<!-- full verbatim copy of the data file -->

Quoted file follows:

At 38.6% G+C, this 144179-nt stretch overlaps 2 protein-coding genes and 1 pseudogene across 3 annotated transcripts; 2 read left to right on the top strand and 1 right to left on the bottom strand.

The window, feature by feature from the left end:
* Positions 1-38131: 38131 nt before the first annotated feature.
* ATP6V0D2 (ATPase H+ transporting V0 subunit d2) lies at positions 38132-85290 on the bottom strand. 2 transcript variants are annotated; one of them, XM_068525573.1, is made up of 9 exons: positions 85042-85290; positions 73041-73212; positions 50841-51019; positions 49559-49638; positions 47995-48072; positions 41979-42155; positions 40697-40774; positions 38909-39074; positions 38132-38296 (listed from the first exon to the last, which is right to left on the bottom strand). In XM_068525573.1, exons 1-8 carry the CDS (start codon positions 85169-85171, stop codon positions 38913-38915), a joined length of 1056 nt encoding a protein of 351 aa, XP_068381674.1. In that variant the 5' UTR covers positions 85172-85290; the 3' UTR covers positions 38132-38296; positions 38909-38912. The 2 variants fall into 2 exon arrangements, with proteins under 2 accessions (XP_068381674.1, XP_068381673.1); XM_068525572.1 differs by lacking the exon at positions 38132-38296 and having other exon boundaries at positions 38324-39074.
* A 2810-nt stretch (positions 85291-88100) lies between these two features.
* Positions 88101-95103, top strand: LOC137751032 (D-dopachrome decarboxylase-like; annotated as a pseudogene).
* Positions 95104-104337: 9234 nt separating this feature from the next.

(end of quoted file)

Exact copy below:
At 38.6% G+C, this 144179-nt stretch overlaps 2 protein-coding genes and 1 pseudogene across 3 annotated transcripts; 2 read left to right on the top strand and 1 right to left on the bottom strand.

The window, feature by feature from the left end:
* Positions 1-38131: 38131 nt before the first annotated feature.
* ATP6V0D2 (ATPase H+ transporting V0 subunit d2) lies at positions 38132-85290 on the bottom strand. 2 transcript variants are annotated; one of them, XM_068525573.1, is made up of 9 exons: positions 85042-85290; positions 73041-73212; positions 50841-51019; positions 49559-49638; positions 47995-48072; positions 41979-42155; positions 40697-40774; positions 38909-39074; positions 38132-38296 (listed from the first exon to the last, which is right to left on the bottom strand). In XM_068525573.1, exons 1-8 carry the CDS (start codon positions 85169-85171, stop codon positions 38913-38915), a joined length of 1056 nt encoding a protein of 351 aa, XP_068381674.1. In that variant the 5' UTR covers positions 85172-85290; the 3' UTR covers positions 38132-38296; positions 38909-38912. The 2 variants fall into 2 exon arrangements, with proteins under 2 accessions (XP_068381674.1, XP_068381673.1); XM_068525572.1 differs by lacking the exon at positions 38132-38296 and having other exon boundaries at positions 38324-39074.
* A 2810-nt stretch (positions 85291-88100) lies between these two features.
* Positions 88101-95103, top strand: LOC137751032 (D-dopachrome decarboxylase-like; annotated as a pseudogene).
* Positions 95104-104337: 9234 nt separating this feature from the next.